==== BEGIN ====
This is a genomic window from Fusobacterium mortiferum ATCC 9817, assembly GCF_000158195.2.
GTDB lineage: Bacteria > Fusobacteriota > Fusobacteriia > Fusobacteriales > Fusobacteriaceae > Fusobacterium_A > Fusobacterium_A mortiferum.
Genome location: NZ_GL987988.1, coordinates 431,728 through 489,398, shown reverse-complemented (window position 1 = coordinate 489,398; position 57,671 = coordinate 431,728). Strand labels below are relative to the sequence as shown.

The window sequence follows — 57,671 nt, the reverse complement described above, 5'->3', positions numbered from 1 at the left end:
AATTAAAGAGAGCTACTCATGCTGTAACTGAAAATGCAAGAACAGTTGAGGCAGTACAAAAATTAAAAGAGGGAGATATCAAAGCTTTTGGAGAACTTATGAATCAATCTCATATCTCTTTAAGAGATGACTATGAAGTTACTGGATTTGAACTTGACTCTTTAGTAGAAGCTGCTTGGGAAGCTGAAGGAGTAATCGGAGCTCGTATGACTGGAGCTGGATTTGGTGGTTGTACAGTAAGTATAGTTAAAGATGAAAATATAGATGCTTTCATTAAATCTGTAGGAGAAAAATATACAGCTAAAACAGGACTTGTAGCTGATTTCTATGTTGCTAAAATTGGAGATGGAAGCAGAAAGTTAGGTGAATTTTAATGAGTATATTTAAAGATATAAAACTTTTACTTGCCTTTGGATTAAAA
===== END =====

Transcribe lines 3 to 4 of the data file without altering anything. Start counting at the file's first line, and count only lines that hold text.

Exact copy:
Genome location: NZ_GL987988.1, coordinates 431,728 through 489,398, shown reverse-complemented (window position 1 = coordinate 489,398; position 57,671 = coordinate 431,728). Strand labels below are relative to the sequence as shown.

The window sequence follows — 57,671 nt, the reverse complement described above, 5'->3', positions numbered from 1 at the left end: